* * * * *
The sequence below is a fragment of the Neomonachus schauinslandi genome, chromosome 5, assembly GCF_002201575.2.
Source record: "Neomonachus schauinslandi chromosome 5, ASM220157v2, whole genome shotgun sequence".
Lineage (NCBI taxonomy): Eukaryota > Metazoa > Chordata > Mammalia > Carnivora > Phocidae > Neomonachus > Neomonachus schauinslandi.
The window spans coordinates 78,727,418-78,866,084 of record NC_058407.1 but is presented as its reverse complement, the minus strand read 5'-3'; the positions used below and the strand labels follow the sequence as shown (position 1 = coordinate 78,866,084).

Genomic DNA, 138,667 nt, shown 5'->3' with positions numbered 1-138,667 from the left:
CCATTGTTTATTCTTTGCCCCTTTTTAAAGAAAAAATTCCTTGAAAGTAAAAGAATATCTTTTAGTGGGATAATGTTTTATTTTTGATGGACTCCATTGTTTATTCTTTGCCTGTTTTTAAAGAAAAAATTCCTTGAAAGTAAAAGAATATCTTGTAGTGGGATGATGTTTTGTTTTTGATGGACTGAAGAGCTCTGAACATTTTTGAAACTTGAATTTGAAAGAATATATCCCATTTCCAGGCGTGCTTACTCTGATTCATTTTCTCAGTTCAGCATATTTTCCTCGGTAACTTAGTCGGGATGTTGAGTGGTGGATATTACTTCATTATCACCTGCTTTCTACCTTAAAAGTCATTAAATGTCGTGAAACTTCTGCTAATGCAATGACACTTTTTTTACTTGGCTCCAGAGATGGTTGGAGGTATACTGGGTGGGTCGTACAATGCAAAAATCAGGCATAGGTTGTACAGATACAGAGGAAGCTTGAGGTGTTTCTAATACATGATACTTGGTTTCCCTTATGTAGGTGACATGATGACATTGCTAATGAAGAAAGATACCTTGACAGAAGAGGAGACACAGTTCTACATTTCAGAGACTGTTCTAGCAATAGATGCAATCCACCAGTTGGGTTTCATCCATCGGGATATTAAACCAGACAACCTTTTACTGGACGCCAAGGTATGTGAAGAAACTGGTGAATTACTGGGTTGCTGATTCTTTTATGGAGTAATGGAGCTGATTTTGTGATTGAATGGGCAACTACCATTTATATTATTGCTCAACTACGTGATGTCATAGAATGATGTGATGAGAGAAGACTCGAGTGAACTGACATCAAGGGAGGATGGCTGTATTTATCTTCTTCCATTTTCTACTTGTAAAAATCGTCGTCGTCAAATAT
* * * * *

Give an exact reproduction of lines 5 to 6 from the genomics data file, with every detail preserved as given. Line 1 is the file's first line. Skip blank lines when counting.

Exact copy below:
Genomic DNA, 138,667 nt, shown 5'->3' with positions numbered 1-138,667 from the left:
CCATTGTTTATTCTTTGCCCCTTTTTAAAGAAAAAATTCCTTGAAAGTAAAAGAATATCTTTTAGTGGGATAATGTTTTATTTTTGATGGACTCCATTGTTTATTCTTTGCCTGTTTTTAAAGAAAAAATTCCTTGAAAGTAAAAGAATATCTTGTAGTGGGATGATGTTTTGTTTTTGATGGACTGAAGAGCTCTGAACATTTTTGAAACTTGAATTTGAAAGAATATATCCCATTTCCAGGCGTGCTTACTCTGATTCATTTTCTCAGTTCAGCATATTTTCCTCGGTAACTTAGTCGGGATGTTGAGTGGTGGATATTACTTCATTATCACCTGCTTTCTACCTTAAAAGTCATTAAATGTCGTGAAACTTCTGCTAATGCAATGACACTTTTTTTACTTGGCTCCAGAGATGGTTGGAGGTATACTGGGTGGGTCGTACAATGCAAAAATCAGGCATAGGTTGTACAGATACAGAGGAAGCTTGAGGTGTTTCTAATACATGATACTTGGTTTCCCTTATGTAGGTGACATGATGACATTGCTAATGAAGAAAGATACCTTGACAGAAGAGGAGACACAGTTCTACATTTCAGAGACTGTTCTAGCAATAGATGCAATCCACCAGTTGGGTTTCATCCATCGGGATATTAAACCAGACAACCTTTTACTGGACGCCAAGGTATGTGAAGAAACTGGTGAATTACTGGGTTGCTGATTCTTTTATGGAGTAATGGAGCTGATTTTGTGATTGAATGGGCAACTACCATTTATATTATTGCTCAACTACGTGATGTCATAGAATGATGTGATGAGAGAAGACTCGAGTGAACTGACATCAAGGGAGGATGGCTGTATTTATCTTCTTCCATTTTCTACTTGTAAAAATCGTCGTCGTCAAATAT